The ability of stem cells to divide and become more specialized cells—such as bone, blood, or muscle—makes them attractive agents in many areas of medicine. Additionally, the ability to harvest stem cells from an individual and reimplant them in the same patient thus potentially reducing or eliminating the risk of infection makes stem cell therapy appealing to both patients and physicians.
What is a stem cell?
Although there are many different definitions of a stem cell, all share two common characteristics: In the body, the offspring of a single cell are able to reconstitute a functional tissue, also called potency, and these cells are able to proliferate or renew themselves.
The development of stem cells starts with toti-potent cells developing from the fertilized egg and having the ability to divide and become all the different cells in an organism as well as the placental cells. Embryonic cells are pluripotent, meaning they can differentiate into various cell types. Multipotent fetal stem cells can develop into more than one cell type but are more limited than pluripotent cells.
One of the proven stem cell therapies is the use of bone marrow stromal cells for tissue replacement in building bone within focal cavities. The use of stem cells in a systemic way to strengthen bone or replace cartilage, is what we do at Regenexx and what we study.
Every second, 15 million blood cells ‘drop dead’ in your body (apoptosis)—and stem cell replacement keeps you alive. The source of those blood cells is bone marrow stem cells; without them, you die.
Additionally, the pericytes located on blood vessels detach and become MSCs in the presence of inflammation or injury. These MSCs, medicinal signaling cells, not only become the first line of defense against an auto-immune reaction by stopping an overaggressive immune response, they also make molecules that stop cells from dying from apoptosis.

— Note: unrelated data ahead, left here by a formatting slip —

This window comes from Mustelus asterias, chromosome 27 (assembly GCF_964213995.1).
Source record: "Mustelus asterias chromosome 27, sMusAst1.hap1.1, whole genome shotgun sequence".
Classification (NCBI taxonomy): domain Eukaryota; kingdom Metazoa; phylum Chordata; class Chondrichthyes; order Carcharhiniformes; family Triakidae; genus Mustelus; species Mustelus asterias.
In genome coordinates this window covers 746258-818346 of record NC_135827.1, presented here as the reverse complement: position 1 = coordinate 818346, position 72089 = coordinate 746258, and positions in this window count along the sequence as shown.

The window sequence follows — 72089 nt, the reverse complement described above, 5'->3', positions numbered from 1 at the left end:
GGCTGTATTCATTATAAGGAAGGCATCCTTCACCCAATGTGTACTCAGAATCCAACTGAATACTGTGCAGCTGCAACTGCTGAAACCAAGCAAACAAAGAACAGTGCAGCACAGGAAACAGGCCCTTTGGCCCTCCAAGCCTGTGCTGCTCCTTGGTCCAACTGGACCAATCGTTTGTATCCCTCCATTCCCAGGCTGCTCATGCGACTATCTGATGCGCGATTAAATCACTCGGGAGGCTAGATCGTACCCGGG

A phase II study has found that using MSCs to treat degenerative disk disease results in lower mean pain scores, reduced opioid use, and fewer surgical and nonsurgical interventions for persistent pain at 12 months.
Stem cells and bone.
Cells may be taken from the bone marrow space and concentrated without any manipulation other than simple centrifugation. Because research found a positive correlation between the number and concentration of colony-forming units and the volume of mineralized callus at 4 months, we now apply the technique to treating nonunion.
With regard to the use of stem cells in treating osteonecrosis of the femoral head, a prospective case series of patients with stage 1 or stage 2 osteonecrosis followed for one year demonstrated 75 percent significant symptomatic improvement; they did not require any further surgical intervention, and exhibited no further collapse.
Cartilage repair and regeneration
Concerning the use of stem cells to treat OA and delay total joint replacement, we have data to support our treatment approaches. While all interventions short of joint replacement to date are symptom modifying, stem cells introduce the potential to alter the natural history of the disease, relieve pain and regenerate the joint. The number of patients at Regenexx and Regenexx Chicago are ever increasing. You decide, joint replacement or try stem cells first.